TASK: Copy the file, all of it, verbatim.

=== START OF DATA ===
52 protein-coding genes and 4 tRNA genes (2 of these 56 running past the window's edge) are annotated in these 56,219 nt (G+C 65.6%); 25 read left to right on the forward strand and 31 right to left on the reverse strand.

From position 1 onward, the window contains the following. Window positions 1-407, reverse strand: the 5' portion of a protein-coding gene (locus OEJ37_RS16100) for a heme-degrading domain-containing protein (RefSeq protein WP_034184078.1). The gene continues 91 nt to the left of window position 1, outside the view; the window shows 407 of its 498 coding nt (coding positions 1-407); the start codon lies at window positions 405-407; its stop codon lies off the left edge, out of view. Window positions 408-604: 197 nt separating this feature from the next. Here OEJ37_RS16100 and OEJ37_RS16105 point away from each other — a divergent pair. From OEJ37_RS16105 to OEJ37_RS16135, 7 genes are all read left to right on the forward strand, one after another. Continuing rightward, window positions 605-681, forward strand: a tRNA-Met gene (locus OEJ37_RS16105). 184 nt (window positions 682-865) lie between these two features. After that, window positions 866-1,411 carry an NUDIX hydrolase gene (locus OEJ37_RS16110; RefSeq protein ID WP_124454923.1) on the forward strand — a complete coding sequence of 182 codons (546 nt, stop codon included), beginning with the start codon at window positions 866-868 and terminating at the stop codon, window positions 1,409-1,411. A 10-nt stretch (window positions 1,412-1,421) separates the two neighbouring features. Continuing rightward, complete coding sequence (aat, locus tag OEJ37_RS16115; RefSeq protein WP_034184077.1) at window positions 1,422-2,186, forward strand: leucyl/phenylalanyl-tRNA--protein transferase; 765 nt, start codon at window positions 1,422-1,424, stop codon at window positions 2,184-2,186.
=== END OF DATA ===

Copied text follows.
52 protein-coding genes and 4 tRNA genes (2 of these 56 running past the window's edge) are annotated in these 56,219 nt (G+C 65.6%); 25 read left to right on the forward strand and 31 right to left on the reverse strand.

From position 1 onward, the window contains the following. Window positions 1-407, reverse strand: the 5' portion of a protein-coding gene (locus OEJ37_RS16100) for a heme-degrading domain-containing protein (RefSeq protein WP_034184078.1). The gene continues 91 nt to the left of window position 1, outside the view; the window shows 407 of its 498 coding nt (coding positions 1-407); the start codon lies at window positions 405-407; its stop codon lies off the left edge, out of view. Window positions 408-604: 197 nt separating this feature from the next. Here OEJ37_RS16100 and OEJ37_RS16105 point away from each other — a divergent pair. From OEJ37_RS16105 to OEJ37_RS16135, 7 genes are all read left to right on the forward strand, one after another. Continuing rightward, window positions 605-681, forward strand: a tRNA-Met gene (locus OEJ37_RS16105). 184 nt (window positions 682-865) lie between these two features. After that, window positions 866-1,411 carry an NUDIX hydrolase gene (locus OEJ37_RS16110; RefSeq protein ID WP_124454923.1) on the forward strand — a complete coding sequence of 182 codons (546 nt, stop codon included), beginning with the start codon at window positions 866-868 and terminating at the stop codon, window positions 1,409-1,411. A 10-nt stretch (window positions 1,412-1,421) separates the two neighbouring features. Continuing rightward, complete coding sequence (aat, locus tag OEJ37_RS16115; RefSeq protein WP_034184077.1) at window positions 1,422-2,186, forward strand: leucyl/phenylalanyl-tRNA--protein transferase; 765 nt, start codon at window positions 1,422-1,424, stop codon at window positions 2,184-2,186.